Each year, pneumococcal disease takes the lives of half million children under five years of age, making it the leading vaccine-preventable cause of death among young children.
The most effective way to prevent these deaths is to ensure access to effective, safe and affordable vaccines.
The pneumococcal Advance Market Commitment (AMC) is designed to protect children against pneumococcal disease.
Through donor commitments, this innovative funding mechanism incentivises vaccine makers to produce suitable and affordable vaccines for the world's poorest countries. These countries are then able to plan for immunisation programmes knowing that vaccines will be available rapidly, in the quantities they need and at affordable prices.
It is estimated that the pilot can prevent more than 1.5 million childhood deaths by 2020.
The overarching goal of the pilot AMC is to reduce morbidity and mortality from pneumococcal diseases. The pneumococcal AMC is designed to:
The decision about which disease to target was made by an independent expert committee. The committee included members from both developing and industrial countries with expertise in public health, epidemiology, industry economics, vaccine development and law.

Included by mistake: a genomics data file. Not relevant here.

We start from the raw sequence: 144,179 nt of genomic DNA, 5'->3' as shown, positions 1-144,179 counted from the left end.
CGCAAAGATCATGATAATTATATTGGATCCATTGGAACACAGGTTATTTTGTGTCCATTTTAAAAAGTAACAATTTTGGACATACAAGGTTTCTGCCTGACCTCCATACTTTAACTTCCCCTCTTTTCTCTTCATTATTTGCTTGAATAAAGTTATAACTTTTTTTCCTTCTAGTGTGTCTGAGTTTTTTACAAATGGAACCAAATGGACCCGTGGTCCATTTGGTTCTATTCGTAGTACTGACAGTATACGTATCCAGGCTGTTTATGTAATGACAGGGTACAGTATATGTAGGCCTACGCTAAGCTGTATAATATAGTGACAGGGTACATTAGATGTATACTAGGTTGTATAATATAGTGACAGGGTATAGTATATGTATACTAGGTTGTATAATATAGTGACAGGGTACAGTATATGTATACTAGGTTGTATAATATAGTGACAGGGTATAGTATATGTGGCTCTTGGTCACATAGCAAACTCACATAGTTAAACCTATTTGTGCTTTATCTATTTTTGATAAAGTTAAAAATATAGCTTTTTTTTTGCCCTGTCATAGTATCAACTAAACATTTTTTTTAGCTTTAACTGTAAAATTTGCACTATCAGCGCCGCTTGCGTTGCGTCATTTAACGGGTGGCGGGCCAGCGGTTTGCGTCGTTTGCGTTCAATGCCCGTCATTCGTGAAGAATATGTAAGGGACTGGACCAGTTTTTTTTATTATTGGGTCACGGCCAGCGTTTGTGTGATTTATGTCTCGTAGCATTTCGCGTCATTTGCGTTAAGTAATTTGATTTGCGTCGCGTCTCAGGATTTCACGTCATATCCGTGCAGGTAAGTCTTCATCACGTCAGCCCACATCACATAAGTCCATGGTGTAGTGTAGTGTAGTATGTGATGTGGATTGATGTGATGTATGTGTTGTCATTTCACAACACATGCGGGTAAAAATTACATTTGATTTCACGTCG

Minimum product specification for the pneumococcal vaccine were developed by WHO. These are called the target product profile (TPP) and relate to the public health impact and suitability of the product, covering measures of vaccine efficacy, safety, dose-scheduling, presentation and packaging, and represent the minimally acceptable standard a vaccine needs to meet in order to be eligible for AMC support.
FULL MARKS FOR KENYA'S PNEUMOCOCCAL ROLLOUT
From the Gavi site